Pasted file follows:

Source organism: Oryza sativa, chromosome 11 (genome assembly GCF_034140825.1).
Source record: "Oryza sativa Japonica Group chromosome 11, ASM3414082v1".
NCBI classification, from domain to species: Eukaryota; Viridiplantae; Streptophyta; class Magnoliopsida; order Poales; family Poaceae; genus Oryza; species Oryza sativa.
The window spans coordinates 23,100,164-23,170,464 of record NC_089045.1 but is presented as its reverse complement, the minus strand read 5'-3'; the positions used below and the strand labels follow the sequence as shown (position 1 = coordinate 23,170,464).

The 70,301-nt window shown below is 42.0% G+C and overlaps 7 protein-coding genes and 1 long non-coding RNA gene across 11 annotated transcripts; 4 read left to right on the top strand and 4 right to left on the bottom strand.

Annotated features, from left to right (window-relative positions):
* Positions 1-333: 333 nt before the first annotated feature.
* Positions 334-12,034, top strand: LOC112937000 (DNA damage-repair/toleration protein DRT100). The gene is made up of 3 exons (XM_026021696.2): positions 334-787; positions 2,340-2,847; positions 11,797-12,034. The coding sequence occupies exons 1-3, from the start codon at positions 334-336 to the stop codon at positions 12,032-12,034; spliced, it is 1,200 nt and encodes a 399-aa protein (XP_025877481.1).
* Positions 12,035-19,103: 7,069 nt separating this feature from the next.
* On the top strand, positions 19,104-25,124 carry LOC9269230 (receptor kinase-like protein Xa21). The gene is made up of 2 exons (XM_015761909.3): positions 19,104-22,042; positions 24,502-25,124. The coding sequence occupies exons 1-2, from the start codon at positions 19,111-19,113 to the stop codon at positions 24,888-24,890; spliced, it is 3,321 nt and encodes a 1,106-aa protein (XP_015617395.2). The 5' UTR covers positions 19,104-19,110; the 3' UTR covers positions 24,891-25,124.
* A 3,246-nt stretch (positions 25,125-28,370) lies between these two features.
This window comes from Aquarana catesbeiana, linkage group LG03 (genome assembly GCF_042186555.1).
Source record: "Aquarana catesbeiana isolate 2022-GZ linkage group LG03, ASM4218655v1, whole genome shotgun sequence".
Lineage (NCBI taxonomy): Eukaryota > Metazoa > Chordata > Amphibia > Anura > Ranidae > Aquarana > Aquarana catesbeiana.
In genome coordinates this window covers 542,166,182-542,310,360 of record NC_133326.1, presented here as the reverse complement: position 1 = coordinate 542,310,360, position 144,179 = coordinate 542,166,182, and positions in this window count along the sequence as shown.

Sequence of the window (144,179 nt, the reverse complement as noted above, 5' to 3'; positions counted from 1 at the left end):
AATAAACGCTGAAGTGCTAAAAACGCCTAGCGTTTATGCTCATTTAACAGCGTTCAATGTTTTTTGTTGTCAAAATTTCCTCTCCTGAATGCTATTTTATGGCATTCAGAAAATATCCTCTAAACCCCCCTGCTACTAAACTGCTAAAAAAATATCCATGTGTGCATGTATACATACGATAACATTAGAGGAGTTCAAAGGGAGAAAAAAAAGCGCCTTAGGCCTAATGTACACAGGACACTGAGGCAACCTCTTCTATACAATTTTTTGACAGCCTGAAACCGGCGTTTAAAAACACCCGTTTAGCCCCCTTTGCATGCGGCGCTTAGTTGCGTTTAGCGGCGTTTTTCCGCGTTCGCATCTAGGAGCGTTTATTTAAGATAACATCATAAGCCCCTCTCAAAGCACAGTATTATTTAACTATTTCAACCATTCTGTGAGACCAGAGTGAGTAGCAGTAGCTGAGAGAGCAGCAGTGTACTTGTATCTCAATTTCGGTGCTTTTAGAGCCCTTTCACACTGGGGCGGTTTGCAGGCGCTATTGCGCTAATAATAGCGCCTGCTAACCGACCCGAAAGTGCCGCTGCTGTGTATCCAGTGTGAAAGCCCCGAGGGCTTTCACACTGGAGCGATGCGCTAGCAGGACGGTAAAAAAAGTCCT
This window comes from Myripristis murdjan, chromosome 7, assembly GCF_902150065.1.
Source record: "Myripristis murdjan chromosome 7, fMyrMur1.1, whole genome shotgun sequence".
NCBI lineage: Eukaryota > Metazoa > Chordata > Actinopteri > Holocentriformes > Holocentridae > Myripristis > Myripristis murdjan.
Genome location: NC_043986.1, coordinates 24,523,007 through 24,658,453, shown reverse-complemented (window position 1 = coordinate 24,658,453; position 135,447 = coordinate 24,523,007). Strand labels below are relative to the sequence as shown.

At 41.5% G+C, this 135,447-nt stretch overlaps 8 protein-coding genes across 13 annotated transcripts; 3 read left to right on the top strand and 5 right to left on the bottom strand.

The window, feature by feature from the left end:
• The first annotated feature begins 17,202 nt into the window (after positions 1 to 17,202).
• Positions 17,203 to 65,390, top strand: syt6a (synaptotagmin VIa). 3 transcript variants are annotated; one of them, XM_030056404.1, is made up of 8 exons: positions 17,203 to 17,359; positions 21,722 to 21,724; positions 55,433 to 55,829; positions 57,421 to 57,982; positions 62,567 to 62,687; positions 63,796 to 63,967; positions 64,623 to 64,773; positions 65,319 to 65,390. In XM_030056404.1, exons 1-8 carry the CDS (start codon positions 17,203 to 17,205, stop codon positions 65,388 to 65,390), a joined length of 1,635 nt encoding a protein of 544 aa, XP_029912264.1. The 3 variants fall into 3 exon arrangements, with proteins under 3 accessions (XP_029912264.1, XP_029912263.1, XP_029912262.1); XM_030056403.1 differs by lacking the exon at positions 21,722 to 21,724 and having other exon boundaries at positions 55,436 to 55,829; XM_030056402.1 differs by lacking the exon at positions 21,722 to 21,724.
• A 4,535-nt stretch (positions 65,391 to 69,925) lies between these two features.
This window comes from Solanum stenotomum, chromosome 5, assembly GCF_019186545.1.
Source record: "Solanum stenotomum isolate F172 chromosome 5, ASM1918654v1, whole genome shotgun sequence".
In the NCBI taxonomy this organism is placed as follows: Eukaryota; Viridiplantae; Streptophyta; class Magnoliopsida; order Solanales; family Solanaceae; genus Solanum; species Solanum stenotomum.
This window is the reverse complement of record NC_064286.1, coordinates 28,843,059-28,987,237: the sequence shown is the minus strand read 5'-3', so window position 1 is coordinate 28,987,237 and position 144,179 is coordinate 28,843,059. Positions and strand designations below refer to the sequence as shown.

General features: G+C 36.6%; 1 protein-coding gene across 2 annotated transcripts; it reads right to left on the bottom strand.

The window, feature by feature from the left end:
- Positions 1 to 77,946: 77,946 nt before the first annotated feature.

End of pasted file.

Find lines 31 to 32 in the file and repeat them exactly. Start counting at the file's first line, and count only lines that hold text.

General features: G+C 36.6%; 1 protein-coding gene across 2 annotated transcripts; it reads right to left on the bottom strand.

The window, feature by feature from the left end: